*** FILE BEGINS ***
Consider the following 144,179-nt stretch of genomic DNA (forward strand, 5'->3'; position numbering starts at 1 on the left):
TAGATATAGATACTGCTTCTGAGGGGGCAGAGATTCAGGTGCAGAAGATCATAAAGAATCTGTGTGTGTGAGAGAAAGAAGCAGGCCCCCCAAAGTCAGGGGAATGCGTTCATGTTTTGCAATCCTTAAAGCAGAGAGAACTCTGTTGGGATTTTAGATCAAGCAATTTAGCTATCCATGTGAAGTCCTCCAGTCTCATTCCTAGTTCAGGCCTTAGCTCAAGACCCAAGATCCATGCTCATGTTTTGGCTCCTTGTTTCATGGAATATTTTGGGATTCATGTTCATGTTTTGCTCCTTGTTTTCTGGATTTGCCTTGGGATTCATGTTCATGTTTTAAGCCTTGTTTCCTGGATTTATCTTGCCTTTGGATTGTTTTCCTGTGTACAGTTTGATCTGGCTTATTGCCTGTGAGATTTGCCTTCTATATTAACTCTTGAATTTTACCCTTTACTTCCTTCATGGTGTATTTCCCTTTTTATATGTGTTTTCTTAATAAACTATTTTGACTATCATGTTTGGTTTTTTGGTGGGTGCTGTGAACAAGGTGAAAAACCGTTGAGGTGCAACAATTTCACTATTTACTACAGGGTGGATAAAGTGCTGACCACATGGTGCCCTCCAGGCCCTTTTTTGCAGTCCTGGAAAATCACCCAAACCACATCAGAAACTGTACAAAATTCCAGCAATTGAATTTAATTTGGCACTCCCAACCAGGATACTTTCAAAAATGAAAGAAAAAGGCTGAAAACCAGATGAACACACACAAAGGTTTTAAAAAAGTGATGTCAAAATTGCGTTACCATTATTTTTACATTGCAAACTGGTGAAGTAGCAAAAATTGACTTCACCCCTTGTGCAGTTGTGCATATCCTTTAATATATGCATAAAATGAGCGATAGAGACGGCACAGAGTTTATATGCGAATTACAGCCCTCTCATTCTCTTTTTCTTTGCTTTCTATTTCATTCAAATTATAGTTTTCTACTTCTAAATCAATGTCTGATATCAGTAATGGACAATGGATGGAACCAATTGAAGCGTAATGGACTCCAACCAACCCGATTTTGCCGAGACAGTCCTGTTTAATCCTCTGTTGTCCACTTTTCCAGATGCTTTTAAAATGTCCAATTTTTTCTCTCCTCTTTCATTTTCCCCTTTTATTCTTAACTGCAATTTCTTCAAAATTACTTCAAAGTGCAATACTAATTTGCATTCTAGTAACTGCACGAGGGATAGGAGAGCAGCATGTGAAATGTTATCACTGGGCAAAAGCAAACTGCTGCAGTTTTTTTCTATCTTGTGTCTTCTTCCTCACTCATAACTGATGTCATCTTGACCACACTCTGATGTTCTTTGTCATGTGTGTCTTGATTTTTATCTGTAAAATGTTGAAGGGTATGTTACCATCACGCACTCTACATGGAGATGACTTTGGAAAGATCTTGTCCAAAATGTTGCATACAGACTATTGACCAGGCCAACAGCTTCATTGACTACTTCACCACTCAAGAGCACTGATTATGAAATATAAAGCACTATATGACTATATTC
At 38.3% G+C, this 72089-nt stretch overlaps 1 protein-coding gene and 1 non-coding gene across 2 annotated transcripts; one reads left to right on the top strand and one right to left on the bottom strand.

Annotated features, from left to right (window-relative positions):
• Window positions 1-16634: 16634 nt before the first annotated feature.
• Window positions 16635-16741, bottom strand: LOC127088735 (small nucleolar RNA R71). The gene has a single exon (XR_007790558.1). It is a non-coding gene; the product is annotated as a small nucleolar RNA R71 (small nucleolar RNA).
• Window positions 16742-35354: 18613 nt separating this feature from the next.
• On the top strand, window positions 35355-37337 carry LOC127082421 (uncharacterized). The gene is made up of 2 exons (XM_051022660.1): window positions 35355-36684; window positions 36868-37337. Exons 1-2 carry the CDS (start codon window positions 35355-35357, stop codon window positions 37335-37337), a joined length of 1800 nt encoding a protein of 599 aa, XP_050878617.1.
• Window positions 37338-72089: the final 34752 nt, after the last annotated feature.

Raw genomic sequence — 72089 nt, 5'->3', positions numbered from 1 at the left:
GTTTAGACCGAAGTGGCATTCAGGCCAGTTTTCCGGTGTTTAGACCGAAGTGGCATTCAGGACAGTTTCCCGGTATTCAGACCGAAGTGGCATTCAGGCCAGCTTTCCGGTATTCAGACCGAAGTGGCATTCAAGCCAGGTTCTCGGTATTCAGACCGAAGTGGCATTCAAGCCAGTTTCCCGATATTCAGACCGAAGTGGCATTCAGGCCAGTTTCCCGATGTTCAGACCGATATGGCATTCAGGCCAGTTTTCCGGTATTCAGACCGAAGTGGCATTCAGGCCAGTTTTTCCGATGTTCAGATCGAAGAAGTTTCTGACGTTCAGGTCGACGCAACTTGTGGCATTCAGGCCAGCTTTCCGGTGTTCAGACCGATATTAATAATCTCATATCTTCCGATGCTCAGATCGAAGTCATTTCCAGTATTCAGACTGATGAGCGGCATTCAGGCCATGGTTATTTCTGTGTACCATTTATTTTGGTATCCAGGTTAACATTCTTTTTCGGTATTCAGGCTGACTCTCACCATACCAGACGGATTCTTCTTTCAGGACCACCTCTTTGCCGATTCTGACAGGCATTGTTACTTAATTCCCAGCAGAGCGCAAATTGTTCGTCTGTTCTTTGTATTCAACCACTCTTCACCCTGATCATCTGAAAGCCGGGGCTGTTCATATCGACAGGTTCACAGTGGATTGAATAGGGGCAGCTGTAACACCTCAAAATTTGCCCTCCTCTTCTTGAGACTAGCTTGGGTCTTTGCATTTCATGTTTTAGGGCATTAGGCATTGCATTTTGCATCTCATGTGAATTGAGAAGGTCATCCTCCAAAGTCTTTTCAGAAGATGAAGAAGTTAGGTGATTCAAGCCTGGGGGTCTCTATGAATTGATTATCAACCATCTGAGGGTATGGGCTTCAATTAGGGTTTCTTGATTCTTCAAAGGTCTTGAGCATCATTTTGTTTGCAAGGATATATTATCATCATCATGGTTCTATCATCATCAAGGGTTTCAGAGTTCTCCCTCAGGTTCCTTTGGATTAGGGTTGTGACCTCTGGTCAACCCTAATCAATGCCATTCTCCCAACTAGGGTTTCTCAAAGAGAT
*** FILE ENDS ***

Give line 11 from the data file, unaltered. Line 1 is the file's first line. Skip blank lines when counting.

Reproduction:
GTTTAGACCGAAGTGGCATTCAGGCCAGTTTTCCGGTGTTTAGACCGAAGTGGCATTCAGGACAGTTTCCCGGTATTCAGACCGAAGTGGCATTCAGGCCAGCTTTCCGGTATTCAGACCGAAGTGGCATTCAAGCCAGGTTCTCGGTATTCAGACCGAAGTGGCATTCAAGCCAGTTTCCCGATATTCAGACCGAAGTGGCATTCAGGCCAGTTTCCCGATGTTCAGACCGATATGGCATTCAGGCCAGTTTTCCGGTATTCAGACCGAAGTGGCATTCAGGCCAGTTTTTCCGATGTTCAGATCGAAGAAGTTTCTGACGTTCAGGTCGACGCAACTTGTGGCATTCAGGCCAGCTTTCCGGTGTTCAGACCGATATTAATAATCTCATATCTTCCGATGCTCAGATCGAAGTCATTTCCAGTATTCAGACTGATGAGCGGCATTCAGGCCATGGTTATTTCTGTGTACCATTTATTTTGGTATCCAGGTTAACATTCTTTTTCGGTATTCAGGCTGACTCTCACCATACCAGACGGATTCTTCTTTCAGGACCACCTCTTTGCCGATTCTGACAGGCATTGTTACTTAATTCCCAGCAGAGCGCAAATTGTTCGTCTGTTCTTTGTATTCAACCACTCTTCACCCTGATCATCTGAAAGCCGGGGCTGTTCATATCGACAGGTTCACAGTGGATTGAATAGGGGCAGCTGTAACACCTCAAAATTTGCCCTCCTCTTCTTGAGACTAGCTTGGGTCTTTGCATTTCATGTTTTAGGGCATTAGGCATTGCATTTTGCATCTCATGTGAATTGAGAAGGTCATCCTCCAAAGTCTTTTCAGAAGATGAAGAAGTTAGGTGATTCAAGCCTGGGGGTCTCTATGAATTGATTATCAACCATCTGAGGGTATGGGCTTCAATTAGGGTTTCTTGATTCTTCAAAGGTCTTGAGCATCATTTTGTTTGCAAGGATATATTATCATCATCATGGTTCTATCATCATCAAGGGTTTCAGAGTTCTCCCTCAGGTTCCTTTGGATTAGGGTTGTGACCTCTGGTCAACCCTAATCAATGCCATTCTCCCAACTAGGGTTTCTCAAAGAGAT